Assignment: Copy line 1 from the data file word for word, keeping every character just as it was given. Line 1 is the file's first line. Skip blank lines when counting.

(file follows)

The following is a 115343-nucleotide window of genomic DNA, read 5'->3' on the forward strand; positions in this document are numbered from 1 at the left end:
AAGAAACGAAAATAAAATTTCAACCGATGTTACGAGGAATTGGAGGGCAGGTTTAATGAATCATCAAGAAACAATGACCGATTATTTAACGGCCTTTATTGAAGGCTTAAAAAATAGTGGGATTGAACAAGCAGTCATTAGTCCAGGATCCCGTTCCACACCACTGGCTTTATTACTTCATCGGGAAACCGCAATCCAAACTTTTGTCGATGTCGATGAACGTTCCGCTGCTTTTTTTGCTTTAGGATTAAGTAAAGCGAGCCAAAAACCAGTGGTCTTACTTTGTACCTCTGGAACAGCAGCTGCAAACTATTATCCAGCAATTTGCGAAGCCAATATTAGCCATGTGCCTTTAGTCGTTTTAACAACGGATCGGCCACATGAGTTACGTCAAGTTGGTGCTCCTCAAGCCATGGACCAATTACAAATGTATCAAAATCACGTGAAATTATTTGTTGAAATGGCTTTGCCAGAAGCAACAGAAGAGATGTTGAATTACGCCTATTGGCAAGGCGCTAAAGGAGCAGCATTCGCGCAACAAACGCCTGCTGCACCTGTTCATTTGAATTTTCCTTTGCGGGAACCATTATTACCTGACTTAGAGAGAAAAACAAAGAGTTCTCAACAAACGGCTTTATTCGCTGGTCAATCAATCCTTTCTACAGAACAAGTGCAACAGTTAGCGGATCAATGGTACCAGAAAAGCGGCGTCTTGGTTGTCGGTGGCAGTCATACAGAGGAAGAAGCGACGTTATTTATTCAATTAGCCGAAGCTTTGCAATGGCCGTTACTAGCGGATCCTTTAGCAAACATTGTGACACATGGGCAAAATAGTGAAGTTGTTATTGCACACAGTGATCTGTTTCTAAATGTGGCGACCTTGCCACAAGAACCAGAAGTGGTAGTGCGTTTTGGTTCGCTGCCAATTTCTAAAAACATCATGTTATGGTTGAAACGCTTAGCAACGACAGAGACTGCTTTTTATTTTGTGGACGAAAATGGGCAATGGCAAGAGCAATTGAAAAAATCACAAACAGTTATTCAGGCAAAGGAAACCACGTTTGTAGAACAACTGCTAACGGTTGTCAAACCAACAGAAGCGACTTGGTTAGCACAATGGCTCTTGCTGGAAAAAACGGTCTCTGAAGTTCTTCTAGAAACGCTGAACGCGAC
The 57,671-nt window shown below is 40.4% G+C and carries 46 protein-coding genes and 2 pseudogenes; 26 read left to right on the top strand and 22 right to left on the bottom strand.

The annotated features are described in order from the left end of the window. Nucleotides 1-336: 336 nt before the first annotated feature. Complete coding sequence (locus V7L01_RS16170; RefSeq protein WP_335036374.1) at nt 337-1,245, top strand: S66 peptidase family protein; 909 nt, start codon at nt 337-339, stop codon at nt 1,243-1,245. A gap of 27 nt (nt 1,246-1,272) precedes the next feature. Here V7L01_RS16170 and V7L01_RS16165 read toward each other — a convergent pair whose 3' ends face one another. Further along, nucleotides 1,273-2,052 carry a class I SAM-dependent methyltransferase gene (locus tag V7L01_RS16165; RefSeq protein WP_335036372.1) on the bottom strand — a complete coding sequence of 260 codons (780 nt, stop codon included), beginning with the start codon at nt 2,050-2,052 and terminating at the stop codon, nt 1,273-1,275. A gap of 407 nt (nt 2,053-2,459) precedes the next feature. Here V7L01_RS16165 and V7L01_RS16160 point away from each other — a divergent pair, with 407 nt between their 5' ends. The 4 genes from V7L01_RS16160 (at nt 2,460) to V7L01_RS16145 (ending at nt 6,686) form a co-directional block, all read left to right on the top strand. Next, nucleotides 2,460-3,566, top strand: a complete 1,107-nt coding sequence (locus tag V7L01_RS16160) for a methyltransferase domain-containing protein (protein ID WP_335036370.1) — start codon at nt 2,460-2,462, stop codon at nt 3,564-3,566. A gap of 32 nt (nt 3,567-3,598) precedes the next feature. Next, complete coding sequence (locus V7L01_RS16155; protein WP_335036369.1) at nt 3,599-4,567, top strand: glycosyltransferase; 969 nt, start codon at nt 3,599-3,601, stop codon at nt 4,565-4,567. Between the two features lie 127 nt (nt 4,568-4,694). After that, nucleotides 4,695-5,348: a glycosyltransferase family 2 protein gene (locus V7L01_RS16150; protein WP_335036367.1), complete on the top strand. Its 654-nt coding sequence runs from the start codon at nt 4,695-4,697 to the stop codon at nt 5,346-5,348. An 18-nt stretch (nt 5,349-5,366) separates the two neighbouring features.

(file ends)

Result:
The following is a 115343-nucleotide window of genomic DNA, read 5'->3' on the forward strand; positions in this document are numbered from 1 at the left end: